The Australian Securities and Investments Commission has published a report titled Surveillance of credit rating agencies: see here (pdf). The report presents the results of ASIC's review of credit rating agencies' governance arrangements, transparency and disclosure, between 1 January 2016 and 31 October 2017. It contains six recommendations. All of the licensed credit rating agencies in Australia - six in total - were part of the surveillance activity conducted under section 912E of the Corporations Act 2001.

UK: England and Wales: parent company liability in tort for harm caused by subsidiaries

The Court of Appeal gave judgment earlier this week in Ogale Community & Ors v Royal Dutch Shell Plc & Anor [2018] EWCA Civ 191 (on appeal from [2017] EWHC 89 (TCC); [2017] WLR(D) 52). At issue was the potential liability in tort of a parent company - Royal Dutch Shell Plc (RDS) - for the environmental damage caused by leaks of oil from pipelines and infrastructure in the Niger Delta, stemming from the operations of a subsidiary company.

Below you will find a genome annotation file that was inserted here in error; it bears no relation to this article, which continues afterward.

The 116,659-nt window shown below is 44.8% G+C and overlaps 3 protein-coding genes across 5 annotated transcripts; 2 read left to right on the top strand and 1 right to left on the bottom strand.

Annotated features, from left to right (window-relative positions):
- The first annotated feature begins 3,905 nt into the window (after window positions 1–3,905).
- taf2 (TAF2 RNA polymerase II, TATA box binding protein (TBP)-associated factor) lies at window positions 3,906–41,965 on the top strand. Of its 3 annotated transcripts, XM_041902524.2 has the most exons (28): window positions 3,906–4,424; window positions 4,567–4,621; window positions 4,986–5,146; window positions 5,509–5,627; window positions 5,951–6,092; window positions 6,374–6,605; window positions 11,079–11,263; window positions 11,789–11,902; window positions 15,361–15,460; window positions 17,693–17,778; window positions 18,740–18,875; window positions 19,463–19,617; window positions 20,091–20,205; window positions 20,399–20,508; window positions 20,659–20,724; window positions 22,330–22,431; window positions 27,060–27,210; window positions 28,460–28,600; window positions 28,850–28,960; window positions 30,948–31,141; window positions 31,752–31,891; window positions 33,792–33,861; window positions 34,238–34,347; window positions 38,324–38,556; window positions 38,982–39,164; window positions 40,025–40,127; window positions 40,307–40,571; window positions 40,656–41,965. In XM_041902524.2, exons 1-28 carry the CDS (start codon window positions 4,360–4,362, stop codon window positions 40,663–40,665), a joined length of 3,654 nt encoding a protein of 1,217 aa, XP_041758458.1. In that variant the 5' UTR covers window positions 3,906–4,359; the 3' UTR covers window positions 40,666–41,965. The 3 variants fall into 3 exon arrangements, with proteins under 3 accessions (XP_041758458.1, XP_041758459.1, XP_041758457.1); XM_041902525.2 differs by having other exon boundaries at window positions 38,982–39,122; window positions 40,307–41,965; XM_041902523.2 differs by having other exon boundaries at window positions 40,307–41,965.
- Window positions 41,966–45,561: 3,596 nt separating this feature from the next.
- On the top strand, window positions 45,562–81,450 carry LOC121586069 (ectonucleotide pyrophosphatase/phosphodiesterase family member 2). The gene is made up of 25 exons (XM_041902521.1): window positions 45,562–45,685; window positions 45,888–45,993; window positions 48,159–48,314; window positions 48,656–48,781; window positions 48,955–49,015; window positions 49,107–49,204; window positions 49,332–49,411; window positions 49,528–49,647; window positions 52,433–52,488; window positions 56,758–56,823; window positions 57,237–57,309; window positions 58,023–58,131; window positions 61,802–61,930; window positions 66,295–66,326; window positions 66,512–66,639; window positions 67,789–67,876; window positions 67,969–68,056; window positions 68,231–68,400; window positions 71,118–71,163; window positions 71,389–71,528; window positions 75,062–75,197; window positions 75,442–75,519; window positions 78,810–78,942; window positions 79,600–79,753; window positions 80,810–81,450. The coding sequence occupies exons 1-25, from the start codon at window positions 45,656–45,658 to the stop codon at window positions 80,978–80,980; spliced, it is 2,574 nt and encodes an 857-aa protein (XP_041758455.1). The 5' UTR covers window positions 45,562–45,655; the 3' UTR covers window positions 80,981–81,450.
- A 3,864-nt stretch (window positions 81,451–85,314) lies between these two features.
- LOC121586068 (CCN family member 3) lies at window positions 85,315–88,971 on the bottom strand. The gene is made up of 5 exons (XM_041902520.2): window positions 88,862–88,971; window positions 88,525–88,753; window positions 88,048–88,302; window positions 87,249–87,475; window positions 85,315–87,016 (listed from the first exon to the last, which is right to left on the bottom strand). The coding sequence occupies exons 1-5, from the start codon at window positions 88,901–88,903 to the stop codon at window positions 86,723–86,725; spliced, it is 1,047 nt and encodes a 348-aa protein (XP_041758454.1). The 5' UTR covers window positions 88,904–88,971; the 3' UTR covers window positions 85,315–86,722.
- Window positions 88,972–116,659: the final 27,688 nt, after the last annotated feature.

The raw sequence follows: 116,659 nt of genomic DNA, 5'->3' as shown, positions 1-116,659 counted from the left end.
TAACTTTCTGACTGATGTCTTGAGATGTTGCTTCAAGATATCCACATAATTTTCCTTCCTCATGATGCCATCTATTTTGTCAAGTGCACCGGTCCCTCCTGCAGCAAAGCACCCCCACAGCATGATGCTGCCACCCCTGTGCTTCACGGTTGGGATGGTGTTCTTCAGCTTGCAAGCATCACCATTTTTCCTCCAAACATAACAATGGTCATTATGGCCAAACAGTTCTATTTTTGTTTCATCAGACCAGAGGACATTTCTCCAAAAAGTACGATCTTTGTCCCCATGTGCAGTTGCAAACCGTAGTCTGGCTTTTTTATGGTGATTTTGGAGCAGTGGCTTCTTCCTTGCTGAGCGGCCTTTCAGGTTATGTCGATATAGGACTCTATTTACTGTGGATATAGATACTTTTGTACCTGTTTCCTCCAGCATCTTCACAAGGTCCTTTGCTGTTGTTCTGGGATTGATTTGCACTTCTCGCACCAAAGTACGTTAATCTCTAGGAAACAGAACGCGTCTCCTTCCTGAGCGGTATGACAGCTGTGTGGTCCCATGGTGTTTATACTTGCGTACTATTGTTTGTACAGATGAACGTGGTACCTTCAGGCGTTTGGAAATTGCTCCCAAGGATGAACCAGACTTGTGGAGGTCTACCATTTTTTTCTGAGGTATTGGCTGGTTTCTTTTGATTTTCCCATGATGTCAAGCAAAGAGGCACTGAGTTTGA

It was argued that RDS owed the Nigerian claimants a duty of care because (1) it controlled the pipeline operations in Nigeria from which the leaks occurred, or (2) it had assumed direct responsibility to protect the claimants from the damage caused by the leaks. At first instance it was held that there was no arguable case that a duty of care arose. This finding - albeit with criticism of the way in which the trial judge had reached it - was upheld by a majority in the Court of Appeal (Chancellor and Simon LJ; Sales LJ dissenting).

Thursday, 15 February 2018

UK: PRA consults on proposed expectations regarding firms' governance and risk management of algorithmic trading